After the rejected plan to build a track in Marysville, the International Speedway Corporation favored a location near Bremerton in Kitsap County on the opposite side of the Puget Sound in Seattle. Although the construction was to be financed in part by public funds similar in Marysville, it would not have come directly from tax revenues, but from funded by taxes festverzinzlichen securities. As in Marysville the track would have remained in public ownership and has been leased for three races per year at the International Speedway Corporation. The International Speedway Corporation proposal initially met with reluctance from the local legislature and the local residents, so that the company promised to put forward a better proposal in the spring of 2007.
In March 2007, Larry Seaquist caused by the Washington House of Representatives a controversy when he was quoted as saying, "These people are not the kind of people you would want living next door to you. They'd be the ones with the junky cars in the front yard and would try to slip around the law. " ( " These people are those you do not want to have to live next door. They are the ones with the junk cars in the front yard and try, While it was initially assumed that Seaquist with this statement initially wanted to attack the NASCAR fans to circumvent the law. " ), he later claimed that this statement was addressed to the International Speedway Corporation.
In April 2007, the plan was also abandoned for the construction of the circuit, partly due to lack of support.
New York City
In 2004, the International Speedway Corporation bought a 2.4 km ² site on Staten Iceland to build a race track with a length of 0.8 miles ( 1.3 km), of a capacity of 80,000 spectators and the skyline New York would have been in the background. The plans for the building, however, met fierce resistance in the population of Staten Iceland. At a public meeting in April 2006, the police had to prematurely cancel the event because of security concerns, fearing riots. In December 2006, the International Speedway Corporation rejected the plans for the project.
On 13 February 2007, the International Speedway Corporation announced that she wanted to build a race track in Colorado. The 75,000 -seat facility to be built here in Adams County east of Denver. In addition, the funding will also be undertaken through a combination of public and private funds.
In 2002, sued Francis Ferko, one of the shareholders of Speedway Motorsports, Inc. NASCAR and the International Speedway Corporation for violations of the antitrust laws and breach of contract because it Texas Motor Speedway gave no second race in Winston Cup, although there is a corresponding agreement between NASCAR and Speedway Motorsports, Inc. shall have given. Although Brian France, CEO of NASCAR, initially announced to unsubscribe the process before a court, the parties agreed in April 2004 out of court. Content of the agreement was that the Texas Motor Speedway was awarded a second race, which was previously held at the North Carolina Speedway and Speedway Motorsports, Inc. in exchange bought from the Speedway for 100 million U.S. dollars from the International Speedway Corporation.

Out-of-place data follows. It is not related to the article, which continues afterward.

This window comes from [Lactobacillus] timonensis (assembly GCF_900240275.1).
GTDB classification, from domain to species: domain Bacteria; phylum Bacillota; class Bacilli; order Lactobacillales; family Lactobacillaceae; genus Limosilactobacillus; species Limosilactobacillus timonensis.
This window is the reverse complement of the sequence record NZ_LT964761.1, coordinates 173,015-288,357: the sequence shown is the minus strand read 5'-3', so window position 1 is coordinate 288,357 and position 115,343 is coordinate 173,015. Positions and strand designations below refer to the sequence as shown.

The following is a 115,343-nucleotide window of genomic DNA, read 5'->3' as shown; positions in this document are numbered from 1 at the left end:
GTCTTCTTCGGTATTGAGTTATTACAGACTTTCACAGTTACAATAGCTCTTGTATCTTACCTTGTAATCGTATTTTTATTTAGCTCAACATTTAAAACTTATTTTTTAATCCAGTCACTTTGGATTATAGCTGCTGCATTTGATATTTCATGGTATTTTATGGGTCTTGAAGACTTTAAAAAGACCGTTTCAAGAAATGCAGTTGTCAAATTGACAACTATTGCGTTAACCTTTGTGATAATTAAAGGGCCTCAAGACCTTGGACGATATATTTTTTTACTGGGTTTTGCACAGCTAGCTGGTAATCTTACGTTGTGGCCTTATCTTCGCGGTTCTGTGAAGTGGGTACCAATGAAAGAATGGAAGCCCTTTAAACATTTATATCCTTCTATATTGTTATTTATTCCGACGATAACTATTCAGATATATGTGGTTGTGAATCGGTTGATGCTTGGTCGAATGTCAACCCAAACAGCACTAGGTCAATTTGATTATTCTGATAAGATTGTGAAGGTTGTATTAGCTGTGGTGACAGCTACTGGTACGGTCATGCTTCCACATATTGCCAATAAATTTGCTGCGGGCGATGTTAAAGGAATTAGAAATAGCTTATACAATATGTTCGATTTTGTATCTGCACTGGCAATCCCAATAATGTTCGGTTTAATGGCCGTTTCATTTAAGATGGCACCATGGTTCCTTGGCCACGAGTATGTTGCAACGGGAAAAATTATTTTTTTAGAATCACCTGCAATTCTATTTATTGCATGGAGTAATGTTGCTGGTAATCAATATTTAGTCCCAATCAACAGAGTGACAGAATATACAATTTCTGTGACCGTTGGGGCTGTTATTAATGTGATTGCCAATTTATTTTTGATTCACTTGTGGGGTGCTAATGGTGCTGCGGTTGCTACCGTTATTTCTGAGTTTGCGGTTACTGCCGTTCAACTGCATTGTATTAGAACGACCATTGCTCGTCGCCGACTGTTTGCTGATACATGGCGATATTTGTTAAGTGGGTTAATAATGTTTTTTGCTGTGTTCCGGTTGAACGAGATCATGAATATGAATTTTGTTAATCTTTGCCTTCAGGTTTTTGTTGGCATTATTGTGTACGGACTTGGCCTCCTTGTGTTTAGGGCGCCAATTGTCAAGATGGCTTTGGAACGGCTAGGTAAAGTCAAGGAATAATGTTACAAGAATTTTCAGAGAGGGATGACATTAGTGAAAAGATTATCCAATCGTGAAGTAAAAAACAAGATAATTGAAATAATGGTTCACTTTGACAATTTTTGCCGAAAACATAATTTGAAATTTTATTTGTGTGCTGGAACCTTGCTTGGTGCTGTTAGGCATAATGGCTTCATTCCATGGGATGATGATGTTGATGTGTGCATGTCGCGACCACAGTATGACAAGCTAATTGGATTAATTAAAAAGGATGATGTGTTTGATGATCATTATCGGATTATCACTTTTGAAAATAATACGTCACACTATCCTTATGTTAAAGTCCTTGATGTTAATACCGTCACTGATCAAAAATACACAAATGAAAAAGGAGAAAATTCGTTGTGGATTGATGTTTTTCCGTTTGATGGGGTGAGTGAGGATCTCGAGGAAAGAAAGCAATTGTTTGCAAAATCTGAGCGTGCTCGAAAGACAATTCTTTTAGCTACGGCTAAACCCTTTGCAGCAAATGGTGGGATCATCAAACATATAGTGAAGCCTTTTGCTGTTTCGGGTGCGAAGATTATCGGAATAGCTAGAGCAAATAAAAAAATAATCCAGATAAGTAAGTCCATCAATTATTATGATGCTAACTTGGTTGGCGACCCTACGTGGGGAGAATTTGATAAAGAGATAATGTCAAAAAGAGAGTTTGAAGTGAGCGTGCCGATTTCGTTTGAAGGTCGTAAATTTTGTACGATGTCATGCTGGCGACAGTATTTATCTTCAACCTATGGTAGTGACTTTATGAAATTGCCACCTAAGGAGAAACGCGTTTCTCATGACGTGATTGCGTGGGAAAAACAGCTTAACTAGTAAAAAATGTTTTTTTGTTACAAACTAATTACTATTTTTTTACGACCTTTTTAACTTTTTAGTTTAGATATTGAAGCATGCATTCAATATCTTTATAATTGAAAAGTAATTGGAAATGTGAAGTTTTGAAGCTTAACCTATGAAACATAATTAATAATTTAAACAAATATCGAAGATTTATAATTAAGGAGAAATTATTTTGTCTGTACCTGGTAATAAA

In 2005, the Kentucky Speedway strained to a similar lawsuit against the International Speedway Corporation and NASCAR, which these companies would violate the antitrust laws because they zuteilten the Kentucky Speedway no race in the Nextel Cup. In particular, in the application, the close connection between NASCAR, the International Speedway Corporation and the France family was emphasized. NASCAR tried the action as unlawfully dismissed, since it does not would the operators of the Speedway to prevent the assumed anti-competitive behavior, but to want to hit out of the Ferko process capital. This request was rejected by the court. Likewise, an application has been refused to transfer the process from Kentucky to Florida. The International Speedway Corporation itself argued that she was not involved in the case, since it was not active at all in Kentucky. The lawyers of the Kentucky Speedway disagreed with this statement, since the International Speedway Corporation abwickle also doing business on the Internet and thus was responsible.
After the owner of Kentucky Speedway NASCAR court originally wanted to force them to hold a race of the Nextel Cup on their track, they changed in 2007, her lawsuit, which the France family either NASCAR or the International Speedway Corporation should sell. In addition, NASCAR should develop objective standards, would for deciding on the allocation of race.
In January 2008, the court dismissed the action because the plaintiffs had not adequately explained their case.